Reason #466 Why The 80’s Didn’t Suck
All Music Bio: For most intents and purposes, Aztec Camera is Roddy Frame, a Scottish guitarist/vocalist/songwriter. Several other musicians have passed through the band over the years — including founding members Campbell Owens (bass) and Dave Mulholland (drums) — but the one constant has beenFrame. Throughout his career, he has created a sophisticated, lush, and nearly jazzy acoustic-oriented guitar pop, relying on gentle melodies and clever wordplay inspired by Elvis Costello.
Aztec Camera released their debut album, High Land, Hard Rain, in 1983. Before its release, Owens and Mulholland ad left the group, leaving Frame to assemble the record himself. Upon its release, the album won significant amounts of critical praise for its well-crafted, multi-layered pop. After releasing a stop-gap EP, Oblivious, the group’s second full-length record, Knife, appeared in 1984. Produced by Mark Knopfler, the album was more polished and immediate than the debut, featuring horn arrangements and a slight R&B influence.
Uncle E’s album pick: “Knife”, from 1984.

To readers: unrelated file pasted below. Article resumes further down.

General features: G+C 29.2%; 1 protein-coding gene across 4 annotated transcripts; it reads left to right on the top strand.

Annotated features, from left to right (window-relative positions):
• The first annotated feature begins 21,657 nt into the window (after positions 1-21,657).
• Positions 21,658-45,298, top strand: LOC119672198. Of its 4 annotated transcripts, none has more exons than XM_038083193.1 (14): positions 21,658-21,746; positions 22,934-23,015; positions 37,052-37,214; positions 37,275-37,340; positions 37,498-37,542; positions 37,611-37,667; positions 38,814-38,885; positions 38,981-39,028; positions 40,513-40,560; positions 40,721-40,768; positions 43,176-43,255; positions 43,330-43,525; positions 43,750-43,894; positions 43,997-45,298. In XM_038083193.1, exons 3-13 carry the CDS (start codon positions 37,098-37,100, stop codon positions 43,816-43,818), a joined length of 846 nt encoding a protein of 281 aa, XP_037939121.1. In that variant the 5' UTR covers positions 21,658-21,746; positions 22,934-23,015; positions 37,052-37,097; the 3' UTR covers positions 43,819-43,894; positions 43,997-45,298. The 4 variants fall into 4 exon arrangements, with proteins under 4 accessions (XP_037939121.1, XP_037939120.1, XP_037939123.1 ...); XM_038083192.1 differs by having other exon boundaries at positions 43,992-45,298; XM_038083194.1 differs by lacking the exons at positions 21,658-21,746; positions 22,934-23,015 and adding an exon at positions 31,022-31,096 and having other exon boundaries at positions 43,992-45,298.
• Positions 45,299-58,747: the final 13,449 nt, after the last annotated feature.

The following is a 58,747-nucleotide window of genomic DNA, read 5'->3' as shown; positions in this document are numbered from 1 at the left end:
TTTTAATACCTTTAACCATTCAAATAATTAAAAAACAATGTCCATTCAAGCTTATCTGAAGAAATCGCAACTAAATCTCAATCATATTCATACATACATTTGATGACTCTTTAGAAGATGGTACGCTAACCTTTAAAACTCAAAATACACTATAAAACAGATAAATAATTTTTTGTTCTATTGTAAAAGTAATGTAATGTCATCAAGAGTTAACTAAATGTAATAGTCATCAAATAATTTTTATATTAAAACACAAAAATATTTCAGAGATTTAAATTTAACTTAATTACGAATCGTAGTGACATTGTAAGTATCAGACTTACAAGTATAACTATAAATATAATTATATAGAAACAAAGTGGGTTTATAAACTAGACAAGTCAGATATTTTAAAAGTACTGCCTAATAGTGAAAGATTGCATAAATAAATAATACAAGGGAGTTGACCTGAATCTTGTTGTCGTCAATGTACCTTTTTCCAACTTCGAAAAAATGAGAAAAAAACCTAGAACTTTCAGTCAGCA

Allmusic, and everyone else for that matter, believes this album to be inferior to the debut (‘83’s High Land, Hard Rain), the one-legged stepchild of Frame’s discography. Mark Knopfler produced and in doing so added a sheen of professionalism to the songs which, in my opinion, were far superior to anything this band has put out before or since. Songs like “Just Like The USA”, “Backwards and Forwards”, “The Birth Of The True” in addition to the monumental title track, are sincere, affecting and extremely well executed. For bonus points I must add that they are also catchy as hell, too! A couple of the songs have that putrid 80’s “sheen” attached to them, but overall it’s consistently enjoyable and rewards repeat listening. Even the debut, which still has some critics drooling in their laps, has some very dated material. Like a lot of 80’s bands I lost interest after the 2nd album and have never bought anything else by Aztec Camera. Knife and High Land Hard Rain remain 2 damn good reasons why the 1980’s didn’t suck nearly as bad as most of us remember. If you can find it, Frame’s acoustic version of the Van Halen synth-classic “Jump” is by far the definitive version.